Glenn Rock National Park

Works have concluded at Glen Rock National Park. Below is a snapshot of the outcome:

Works began in the western portion of the park, basically were the road ends. From that point to the first creek of Blackfellow Creek no Moth vine were present. Immediately south of the crossing was the first signs of Moth vine. Moth vine presence was fairly consistent from that point to the Top Dip Yards, with only a few location where both mature, young and juvenile species where present in higher numbers. Almost always these locations are vegetation islands where the vegetation is thick enough to prevent wind dispersal of the seeds.

From Top Dip Yards to Abbotts Yards, the creeks splits multiple times, in some cases three times so searching 3 creeks and 6 banks was time consuming. One good thing though is that the seeds aren’t very viable. There are a lot of mature species out there but given their age and how many years they would have seeded, recruitment is at a minimum with the exclusion of a few infested areas.

One of the most infested areas in the valley is just east of Abbotts Yards. Very mature vines with species of all ages. The area of the infestation is huge, again all within native vegetation that traps the seed within that ecosystem.

East of this location, close to the access track is a field where large rocks have been stockpiled. Growing over these rocks is Lantana thick and over 2/3ms tall. Moth vine growing within this area are mature, podding and nearly impossible to treat. Only real answer to this is fire with back up treatment.

From Abbotts Yards to the barracks there are two further locations heavily infested. The first being a catchment line that joins Blackfellow Creek, It is located at 14, 27 grid on the Fire Action map. Within that grid is a green fence. The infestation in just north of that fence. This infestation in manageable. Second location is east of the first creek crossing after the two locked gates near the camp ground. The habitat from the first crossing to the second crossing, from the road to the creek needs to burn. The amount of Lantana within the habitat is so dense with so much Moth Vine growing through it, would take an army a long time to control.

There is also a moderate to high population of Moth vine just south of the camping grounds and west to the boundary of the park. All of which manageable.

Sandy Creek contain no Moth Vine at all. Both left and right branches were searched.

Finally Flaggy Creek. There are three main location of high density. Two in the upper catchment and one in the lower just before it reaches Blackfellow. One in particular in the upper catchment covers a very large area. Not where you would expect to see such an infestation, it surprised me to be honest. There must have been a season where a parent plant seeded and the wind dispersed this seed. The soil would have been exposed from previous years of dry weather. But that season must have been wet. These Moth vines are in an area not ideal, they struggle, little foliage but are podding, trying to reproduce. Problem is that the seeds they produce will be able to tolerate the harsher conditions.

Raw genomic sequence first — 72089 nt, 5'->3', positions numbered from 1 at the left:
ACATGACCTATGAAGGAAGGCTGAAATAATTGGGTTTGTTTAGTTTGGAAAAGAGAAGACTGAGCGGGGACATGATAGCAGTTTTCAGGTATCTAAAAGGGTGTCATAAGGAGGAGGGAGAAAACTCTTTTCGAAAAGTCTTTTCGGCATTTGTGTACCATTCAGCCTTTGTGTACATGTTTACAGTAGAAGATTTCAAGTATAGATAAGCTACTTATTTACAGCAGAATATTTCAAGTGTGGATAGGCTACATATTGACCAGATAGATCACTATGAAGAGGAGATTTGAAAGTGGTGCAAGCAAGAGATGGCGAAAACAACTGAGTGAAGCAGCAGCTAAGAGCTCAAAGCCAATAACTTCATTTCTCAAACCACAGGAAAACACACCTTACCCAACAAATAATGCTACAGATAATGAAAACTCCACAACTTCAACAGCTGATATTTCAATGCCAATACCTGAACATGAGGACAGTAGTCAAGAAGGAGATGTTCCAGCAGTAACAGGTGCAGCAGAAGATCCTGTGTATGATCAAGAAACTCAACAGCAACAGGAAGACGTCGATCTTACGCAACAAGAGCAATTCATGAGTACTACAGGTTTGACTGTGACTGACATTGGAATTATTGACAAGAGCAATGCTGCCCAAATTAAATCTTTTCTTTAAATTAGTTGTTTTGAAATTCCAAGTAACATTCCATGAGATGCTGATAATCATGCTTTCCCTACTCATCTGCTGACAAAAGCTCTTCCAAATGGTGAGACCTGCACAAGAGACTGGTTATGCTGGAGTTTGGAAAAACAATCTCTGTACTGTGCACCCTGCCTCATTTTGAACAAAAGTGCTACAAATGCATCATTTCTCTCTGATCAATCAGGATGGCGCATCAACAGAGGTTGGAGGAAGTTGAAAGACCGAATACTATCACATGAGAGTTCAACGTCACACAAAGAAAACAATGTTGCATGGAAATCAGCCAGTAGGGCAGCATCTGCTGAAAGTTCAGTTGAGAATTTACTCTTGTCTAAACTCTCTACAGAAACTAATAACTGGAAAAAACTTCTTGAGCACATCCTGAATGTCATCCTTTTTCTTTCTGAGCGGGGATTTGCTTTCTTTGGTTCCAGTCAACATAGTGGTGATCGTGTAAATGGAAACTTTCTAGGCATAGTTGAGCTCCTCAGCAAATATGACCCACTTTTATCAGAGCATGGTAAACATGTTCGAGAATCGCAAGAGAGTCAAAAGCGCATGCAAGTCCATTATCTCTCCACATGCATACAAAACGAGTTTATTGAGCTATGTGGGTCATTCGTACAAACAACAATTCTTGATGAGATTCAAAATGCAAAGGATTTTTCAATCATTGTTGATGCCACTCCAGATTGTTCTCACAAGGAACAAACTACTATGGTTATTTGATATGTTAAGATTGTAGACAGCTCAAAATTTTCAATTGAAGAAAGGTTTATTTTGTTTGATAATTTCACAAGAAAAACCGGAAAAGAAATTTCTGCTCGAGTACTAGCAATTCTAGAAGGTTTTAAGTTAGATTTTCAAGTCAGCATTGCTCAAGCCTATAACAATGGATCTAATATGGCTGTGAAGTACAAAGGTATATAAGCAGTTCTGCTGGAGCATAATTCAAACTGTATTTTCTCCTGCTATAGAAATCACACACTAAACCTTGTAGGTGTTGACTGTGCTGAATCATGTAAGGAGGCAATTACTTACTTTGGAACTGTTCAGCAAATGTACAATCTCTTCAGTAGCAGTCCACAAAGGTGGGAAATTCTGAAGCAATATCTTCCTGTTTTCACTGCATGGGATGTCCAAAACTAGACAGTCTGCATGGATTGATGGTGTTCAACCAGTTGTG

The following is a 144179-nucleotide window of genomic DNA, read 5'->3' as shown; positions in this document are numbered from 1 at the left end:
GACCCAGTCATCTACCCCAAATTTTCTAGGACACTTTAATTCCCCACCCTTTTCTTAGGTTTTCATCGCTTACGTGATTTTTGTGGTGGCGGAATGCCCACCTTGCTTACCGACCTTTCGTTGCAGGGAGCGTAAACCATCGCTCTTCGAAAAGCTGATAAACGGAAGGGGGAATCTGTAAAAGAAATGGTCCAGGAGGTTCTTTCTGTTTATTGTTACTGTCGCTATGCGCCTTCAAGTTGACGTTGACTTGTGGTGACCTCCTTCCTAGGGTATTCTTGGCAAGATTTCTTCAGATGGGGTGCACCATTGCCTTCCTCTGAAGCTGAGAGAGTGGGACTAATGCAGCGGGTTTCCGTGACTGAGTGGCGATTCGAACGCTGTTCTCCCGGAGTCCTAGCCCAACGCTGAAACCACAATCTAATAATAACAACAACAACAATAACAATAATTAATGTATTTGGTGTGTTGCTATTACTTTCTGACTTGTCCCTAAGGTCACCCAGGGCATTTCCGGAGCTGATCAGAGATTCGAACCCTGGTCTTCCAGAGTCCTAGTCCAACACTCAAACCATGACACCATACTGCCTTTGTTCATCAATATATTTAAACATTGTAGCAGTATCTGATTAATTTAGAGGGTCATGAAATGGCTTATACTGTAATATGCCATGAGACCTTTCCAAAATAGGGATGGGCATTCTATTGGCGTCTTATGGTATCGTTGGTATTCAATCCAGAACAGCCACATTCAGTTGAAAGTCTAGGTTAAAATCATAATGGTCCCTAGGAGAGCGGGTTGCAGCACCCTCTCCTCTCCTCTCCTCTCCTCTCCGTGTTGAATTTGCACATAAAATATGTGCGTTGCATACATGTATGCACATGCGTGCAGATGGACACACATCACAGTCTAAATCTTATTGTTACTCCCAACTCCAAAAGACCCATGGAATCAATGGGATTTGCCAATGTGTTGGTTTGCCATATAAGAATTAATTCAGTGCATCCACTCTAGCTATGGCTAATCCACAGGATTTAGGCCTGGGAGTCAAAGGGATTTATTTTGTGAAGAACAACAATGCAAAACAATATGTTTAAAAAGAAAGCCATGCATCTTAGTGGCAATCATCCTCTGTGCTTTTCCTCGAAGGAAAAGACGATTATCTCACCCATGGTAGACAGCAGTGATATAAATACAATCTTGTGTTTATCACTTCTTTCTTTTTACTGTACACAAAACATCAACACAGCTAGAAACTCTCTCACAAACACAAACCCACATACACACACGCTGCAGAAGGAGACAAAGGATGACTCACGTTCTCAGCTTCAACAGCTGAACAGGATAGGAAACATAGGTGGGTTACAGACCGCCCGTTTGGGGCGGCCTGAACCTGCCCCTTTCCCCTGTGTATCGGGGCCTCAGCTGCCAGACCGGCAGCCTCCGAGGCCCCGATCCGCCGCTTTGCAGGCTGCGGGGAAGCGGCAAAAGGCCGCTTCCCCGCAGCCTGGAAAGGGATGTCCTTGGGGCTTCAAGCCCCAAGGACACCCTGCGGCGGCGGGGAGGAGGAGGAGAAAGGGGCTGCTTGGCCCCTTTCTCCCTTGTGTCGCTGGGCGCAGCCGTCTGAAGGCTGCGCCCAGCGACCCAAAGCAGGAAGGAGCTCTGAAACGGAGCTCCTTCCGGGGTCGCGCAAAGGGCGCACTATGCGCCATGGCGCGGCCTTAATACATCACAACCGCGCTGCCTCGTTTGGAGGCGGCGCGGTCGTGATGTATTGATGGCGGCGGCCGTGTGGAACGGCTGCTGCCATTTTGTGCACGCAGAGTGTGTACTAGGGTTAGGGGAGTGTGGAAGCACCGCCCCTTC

There is a lot of work to do in this valley. 250 way points taken, in some cases one way point contains hundreds of vines.

Moth Vines is a species that is very resilient to foliar spray. The two main reasons are, as a vine, it tends to grow in multiple directions, through the understorey, leaf litter, so if you don’t spray it in its entirety, it will definitely not die. In fact all it does is genetically modify it to become even more resilient to herbicide. Second is that in National parks, fires, slashing and prior herbicide control are ineffective allowing the root system to grow, where the actual growth is not representative of the root system. There just isn’t enough foliage to absorb and transfer the herbicide to the root system.

Only one technique works from my experience. Cut scrap and paint. The first year will take time but once the parent plants are destroyed, thereafter it is treating the recruitment from the seed bank within the soil. Seed bank will last about 7 years but each year it reduces, each year time required to control the valley will reduce.

We are looking to return on the weekend of the 23rd of April. We have a team of 6, give or take to assist me. We will be searching the vegetation islands further to have a more comprehensive understanding of the valley, adding new discoveries to the data, along with removing pods, especially in the high density areas.